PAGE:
Google has gone to France’s highest court in a bid to overturn a decision by the French Data Protection Authority over the ‘Right to be forgotten,’ to all of its domains.

Google has filed an appeal with France’s equivalent of the Supreme Court, the Conseil d’Etat, to reverse the ruling made earlier this year.

The earlier ruling would require Google to hide or remove links to search results that “appear to be inadequate, irrelevant or no longer relevant or excessive … in the light of the time that had elapsed.”


Google are fighting hard on this issue. Kent Walker, the firm’s major voice and general counsel on the case said:

“This order could lead to a global race to the bottom, harming access to information that is perfectly lawful to view in one’s own country. For example, this could prevent French citizens from seeing content that is perfectly legal in France. This is not just a hypothetical concern. We have received demands from governments to remove content globally on various grounds – and we have resisted, even if that has sometimes led to the blocking of our services.”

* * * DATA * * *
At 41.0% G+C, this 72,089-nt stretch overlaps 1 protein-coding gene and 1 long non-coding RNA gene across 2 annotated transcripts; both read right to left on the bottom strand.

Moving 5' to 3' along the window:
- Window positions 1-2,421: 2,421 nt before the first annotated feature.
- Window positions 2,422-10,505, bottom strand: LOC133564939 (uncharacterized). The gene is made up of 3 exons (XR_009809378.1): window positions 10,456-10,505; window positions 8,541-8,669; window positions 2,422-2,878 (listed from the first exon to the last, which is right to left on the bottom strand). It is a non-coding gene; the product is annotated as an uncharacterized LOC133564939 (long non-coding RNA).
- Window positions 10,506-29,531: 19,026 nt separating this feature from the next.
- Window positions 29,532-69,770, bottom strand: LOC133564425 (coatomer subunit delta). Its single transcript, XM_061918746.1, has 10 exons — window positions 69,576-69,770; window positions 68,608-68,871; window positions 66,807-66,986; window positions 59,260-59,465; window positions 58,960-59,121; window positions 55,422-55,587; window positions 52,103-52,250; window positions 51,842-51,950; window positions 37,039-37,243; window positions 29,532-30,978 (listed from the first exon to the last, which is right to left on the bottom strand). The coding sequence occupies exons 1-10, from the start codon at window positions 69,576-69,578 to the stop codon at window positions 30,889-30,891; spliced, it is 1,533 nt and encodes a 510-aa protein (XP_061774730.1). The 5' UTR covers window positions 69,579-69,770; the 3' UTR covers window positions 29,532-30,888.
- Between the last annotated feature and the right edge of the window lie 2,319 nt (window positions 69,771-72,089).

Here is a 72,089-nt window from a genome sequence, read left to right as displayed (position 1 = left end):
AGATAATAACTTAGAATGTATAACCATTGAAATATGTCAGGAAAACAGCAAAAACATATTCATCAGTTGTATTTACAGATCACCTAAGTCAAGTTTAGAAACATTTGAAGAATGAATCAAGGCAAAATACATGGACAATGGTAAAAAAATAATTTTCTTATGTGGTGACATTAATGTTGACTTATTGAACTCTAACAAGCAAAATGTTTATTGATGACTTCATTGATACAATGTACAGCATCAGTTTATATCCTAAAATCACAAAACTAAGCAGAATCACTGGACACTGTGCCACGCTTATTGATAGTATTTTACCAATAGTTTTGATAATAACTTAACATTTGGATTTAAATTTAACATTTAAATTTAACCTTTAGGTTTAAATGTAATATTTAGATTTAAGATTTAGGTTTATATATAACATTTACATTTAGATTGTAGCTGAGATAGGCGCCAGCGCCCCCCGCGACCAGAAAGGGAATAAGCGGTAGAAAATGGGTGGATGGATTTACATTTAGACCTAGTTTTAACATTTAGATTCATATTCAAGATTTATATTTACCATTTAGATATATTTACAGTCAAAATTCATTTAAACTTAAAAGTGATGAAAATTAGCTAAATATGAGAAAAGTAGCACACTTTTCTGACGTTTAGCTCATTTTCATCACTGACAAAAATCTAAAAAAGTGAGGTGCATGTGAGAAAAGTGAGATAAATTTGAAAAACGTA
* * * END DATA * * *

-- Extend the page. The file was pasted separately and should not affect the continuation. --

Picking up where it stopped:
We comply with the laws of the countries in which we operate. But if French law applies globally, how long will it be until other countries – perhaps less open and democratic – start demanding that their laws regulating information likewise have global reach?”

The argument centres around the idea that filtering search results on a global level is the only way to realistically enforce the ‘Right to be forgotten.’

Since the original ruing in 2014, Google has removed 1.5 million links on foot of t 450,000 requests to be forgotten.

Only links pointing to original content are removed under the current ruling. The original content remains on the website.

Google also contends it sees itself as a facilitator on content rather than a provider, and as such, it is not the company’s responsibility to, in effect, police the World Wide Web. It also argues that if it has to continue to enforce the French ruling, it may also therefore be forced to enforce other such rulings from countries like Russia and China.